The Bench Press can be considered the standard for judging strength. It’s one of the best ways to add strength, size, and power to the chest region.
If you really want to impress, you need to be able to do some solid bench presses, because it’s usually the first and only lift that intrigues the fellow gym-goer.
While to newbies the term “bench press” may seem unfamiliar, it’s actually something we inherently know. The bench press is a heavier, more demanding version of the exercise everyone at least attempted when they were younger – the pushup.
But if there has ever been an exercise that drives gym-goers to the very edge, it’s a bench press. If you’ve been a regular at the gym and are facing what is called a “plateau”, where your bench press weight doesn’t seem to increase anymore, it’s extremely frustrating. After all, you’re doing everything you can but the level doesn’t improve. What’s the point?
The answer is: You’ve been doing it wrong. Many people think that the way to force their bench press level to increase is to do more of them, but it doesn’t work like that.
You can blaze through your regular routine and keep adding more bench presses to the regime, but it will rarely work. The key here is to utilize other exercise, target those supporting muscle groups to push it to the next level.
So, if you were worried about the plateau, stop fretting! We’re here with a list of workouts that will surely pull you out of your struggles.
How to Increase Increase Bench Press
1. Barbell Row
Building lat muscles and posterior erectors can be quite helpful in pressing movies. The lats play a big role in your posture. This movement will improve your starting point while doing benches.
With an overhand, hold a loaded barber. The grip and feet should be shoulder-width apart, and slowly hinge at the hips to form a 45-degree angle between the ground and your torso. Tighten the core.
This marks the beginning point. Tighten your shoulder blades and rowing the barbell close to your belly button, bend at the shoulders and elbow. Remember to keep the core tight. Lower the bar to the starting position slowly. You’ve successfully done a rep.
Perform four sets of 10-12 reps per week. If you don’t have readily access to a barbell, alternate with dumbbell rows.
2. Floor Glute Bridge
Energy transfer on the bench is quite huge. Your glutes are super important muscle contributors of the body and when you keep them engaged during a bench press, that aid is bettering your posture when moving power all the way across the system from your heels. A glute bridge is a great exercise for this.
Lie flat on your back and bring your feet back. They should be making a 90-degree angle. Push your hips up toward the sky and drive the heels into the floor. Keep the focus of the movement at the hip by ensuring a rigid posture.
At the top, fully extend the hips and pause for two seconds. Return to the original position. That’s one rep complete. For best results, do four sets of 15 reps at least thrice or four times a week.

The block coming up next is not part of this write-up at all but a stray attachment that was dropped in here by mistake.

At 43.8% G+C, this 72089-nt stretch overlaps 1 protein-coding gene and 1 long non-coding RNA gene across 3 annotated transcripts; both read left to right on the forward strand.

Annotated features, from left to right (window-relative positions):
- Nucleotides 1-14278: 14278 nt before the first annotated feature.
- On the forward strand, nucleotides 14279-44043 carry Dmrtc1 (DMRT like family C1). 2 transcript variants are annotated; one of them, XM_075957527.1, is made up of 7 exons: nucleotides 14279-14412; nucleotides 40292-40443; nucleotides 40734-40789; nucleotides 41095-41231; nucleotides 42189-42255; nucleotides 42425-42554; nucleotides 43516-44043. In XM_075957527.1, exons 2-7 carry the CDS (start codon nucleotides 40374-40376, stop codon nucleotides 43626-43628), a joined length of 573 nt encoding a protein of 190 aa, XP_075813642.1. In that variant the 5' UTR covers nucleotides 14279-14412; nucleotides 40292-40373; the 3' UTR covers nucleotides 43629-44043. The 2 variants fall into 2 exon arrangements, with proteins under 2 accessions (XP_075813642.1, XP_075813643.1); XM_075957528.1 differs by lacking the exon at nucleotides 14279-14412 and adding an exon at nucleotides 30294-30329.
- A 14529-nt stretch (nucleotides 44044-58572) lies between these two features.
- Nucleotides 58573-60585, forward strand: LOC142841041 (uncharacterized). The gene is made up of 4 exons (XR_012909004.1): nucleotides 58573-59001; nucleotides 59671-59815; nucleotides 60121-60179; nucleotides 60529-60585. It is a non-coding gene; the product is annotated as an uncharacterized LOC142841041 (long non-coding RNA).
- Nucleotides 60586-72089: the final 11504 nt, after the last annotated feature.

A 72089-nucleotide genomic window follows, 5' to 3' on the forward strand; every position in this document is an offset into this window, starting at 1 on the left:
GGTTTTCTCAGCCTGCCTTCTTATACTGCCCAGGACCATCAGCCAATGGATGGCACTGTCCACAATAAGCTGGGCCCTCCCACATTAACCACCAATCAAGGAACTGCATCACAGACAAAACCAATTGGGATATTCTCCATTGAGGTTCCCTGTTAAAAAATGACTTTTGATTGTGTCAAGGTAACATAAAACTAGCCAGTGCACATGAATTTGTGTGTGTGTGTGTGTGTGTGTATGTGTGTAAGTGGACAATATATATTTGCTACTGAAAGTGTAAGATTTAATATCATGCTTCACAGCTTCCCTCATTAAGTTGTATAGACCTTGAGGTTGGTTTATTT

3. Shoulder Press
When it comes to a bench press, your anterior deltoids play a major contribution. This is why many people tire out after bench press workouts. Strengthen them to strengthen your bench press game.
Hold two dumbbells at the shoulder and stand. The palms should be slightly turned toward each other while the elbows form a 45-degree angle with the torso. Tighten the core and squeeze the glutes while slightly bending the knees. That counts as a start.
Push the dumbbells overheard, make your elbows and shoulders straight. Slowly bring the dumbbells back to the starting position. There’s one rep; do four sets of 8-10 reps every week.
4. Close-grip pushup
The stronger the triceps, the easier it is to level up in bench presses. Those allow you to lock out near the elbow, and although they play a more secondary role, their importance double when you keep the arms close to the body. Close-grip pushups significantly improve triceps power.
Start at a regular pushup position but with your hands a tad bit closer. The elbows should face behind you; tighten the core.
Now, bend at the shoulders and elbow and start lowering the chest till it’s about an inch above the floor. Press yourself back up. You’ve done one rep; do four sets of 10-12 reps a week.
5. Dumbbell Pullover
At this point you’ve understood that posture plays a big part in bench presses. The dumbbell pullover is a true ace in this field. This may be the exercise you’ve been skipping out on.
Lie on a bench with solely your shoulder blades. Plant the feet firmly on the floor. Now, squeezing the glutes, lift the hips up and drive the torso in the same direction so it’s now parallel to the floor.
This is where we really challenge the body. Directly over the chest, hold one dumbbell with both hands, a slight bend at the elbows. That’s the start. Now, lower the dumbbell behind your head slowly, stretching as far as you can without causing pain.
Halt, strengthen the core, and press back up. There’s one rep; perform four sets of 8-10 reps weekly.
You’ll require dedication and persistence to climb up the bench press ladder, but once you do, it’s a whole lot of glory! Have you done any of these exercises before?
If not, are you considering including them to your routine? Don’t just mindlessly do bench presses; know what actually works and build upon that.
Ready to blow everyone’s mind at the gym? Train hard!